More than half of voters say it's inappropriate for elected officials to use profanity

More than half of voters say it’s inappropriate for elected officials to swear in public, according to a Hill-Harris poll released on Friday.

Sixty-four percent of respondents believe it’s inappropriate for lawmakers to use obscene language publicly, compared to just 11 percent of those surveyed said they think it is appropriate.

Another 25 percent said it made no difference at all.

Older voters were more inclined to take issue with lawmakers cursing in public. Eighty-two percent of those aged 65 and over thought lawmakers openly using profanity is inappropriate.

When broken down by gender, 71 of female respondents said such language is inappropriate, compared to 56 percent of male respondents who said the same.

This sentiment was shared by voters across party lines. Seventy percent of Democrats said it is inappropriate for public officials to swear in public, as do 58 percent of Republicans and 65 percent of independents.

Lawmakers are on pace to curse more in public in 2019 than in any year in recent memory, according to a recent analysis conducted by The Hill.

An exclusive report by government-relations software company GovPredict revealed that the frequency of lawmakers dropping curse words has increased steadily since 2014.

President TrumpDonald John TrumpTrump reversed course on flavored e-cigarette ban over fear of job losses: report Trump to award National Medal of Arts to actor Jon Voight Sondland notified Trump officials of investigation push ahead of Ukraine call: report MORE, who has been dubbed by The New York Times as the “profanity president,” has a long history of cussing — both in public and in private.

Trump took to Twitter to call parts of Robert MuellerRobert (Bob) Swan MuellerSpeier says impeachment inquiry shows 'very strong case of bribery' by Trump Gowdy: I '100 percent' still believe public congressional hearings are 'a circus' Comey: Mueller 'didn't succeed in his mission because there was inadequate transparency' MORE’s Russia report "total bullshit" after the findings were released in April. According to the Mueller report, Trump also said “I’m f---ed” upon learning that Mueller was appointed as special counsel to the investigation on Russia interference in the 2016 election.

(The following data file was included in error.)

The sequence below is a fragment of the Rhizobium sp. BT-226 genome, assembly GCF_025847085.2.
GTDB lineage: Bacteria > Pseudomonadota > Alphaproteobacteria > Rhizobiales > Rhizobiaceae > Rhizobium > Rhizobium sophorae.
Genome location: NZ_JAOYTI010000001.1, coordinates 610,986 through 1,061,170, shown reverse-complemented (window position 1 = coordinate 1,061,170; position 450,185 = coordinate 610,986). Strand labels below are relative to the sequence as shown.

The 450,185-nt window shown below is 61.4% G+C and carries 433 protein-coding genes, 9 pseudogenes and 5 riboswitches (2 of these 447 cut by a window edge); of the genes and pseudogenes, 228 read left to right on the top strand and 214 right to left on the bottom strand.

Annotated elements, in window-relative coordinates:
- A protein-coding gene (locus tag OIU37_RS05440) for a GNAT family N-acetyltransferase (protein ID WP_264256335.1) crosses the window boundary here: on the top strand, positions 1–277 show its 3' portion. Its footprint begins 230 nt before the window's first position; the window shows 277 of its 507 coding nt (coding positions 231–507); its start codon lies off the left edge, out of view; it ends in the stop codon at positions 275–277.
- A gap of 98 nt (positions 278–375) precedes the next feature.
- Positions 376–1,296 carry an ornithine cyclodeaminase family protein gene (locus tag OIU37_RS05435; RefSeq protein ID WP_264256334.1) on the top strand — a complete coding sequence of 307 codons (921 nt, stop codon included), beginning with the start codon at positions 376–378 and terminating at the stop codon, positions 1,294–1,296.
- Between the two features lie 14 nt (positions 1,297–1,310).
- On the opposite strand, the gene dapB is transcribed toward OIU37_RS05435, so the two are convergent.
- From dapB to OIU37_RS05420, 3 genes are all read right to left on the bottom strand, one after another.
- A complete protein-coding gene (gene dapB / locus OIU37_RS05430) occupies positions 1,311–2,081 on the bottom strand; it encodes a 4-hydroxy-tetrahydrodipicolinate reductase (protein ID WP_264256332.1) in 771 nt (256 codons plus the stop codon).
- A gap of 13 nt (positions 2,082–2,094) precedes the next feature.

But Trump is not alone — a number of 2020 Democratic White House candidates made headlines for using obscenities.

Rep. Beto O’Rourke (D-Texas) and Sen. Cory BookerCory Anthony BookerBiden says he won't legalize marijuana because it may be a 'gateway drug' New poll catapults Buttigieg to frontrunner position in Iowa Deval Patrick: a short runway, but potential to get airborne MORE (D-N.J.) both used expletive language towards the president when criticizing his response to the deadly mass shootings in El Paso, Texas and Dayton, Ohio earlier this month.

When asked what Trump could do in response to the El Paso massacre, O’Rourke said, “He's been calling Mexican immigrants rapists and criminals. Members of the press, what the f---?”

Booker called Trump’s speech addressing the mass shootings a “bullshit soup of ineffective words.”

The Hill-HarrisX poll surveyed 1,001 Americans online between Aug. 16 and 17. It has a margin of error of 3.1 percentage points.

—Tess Bonn

--This report was updated on Aug. 25 at 7:04 a.m.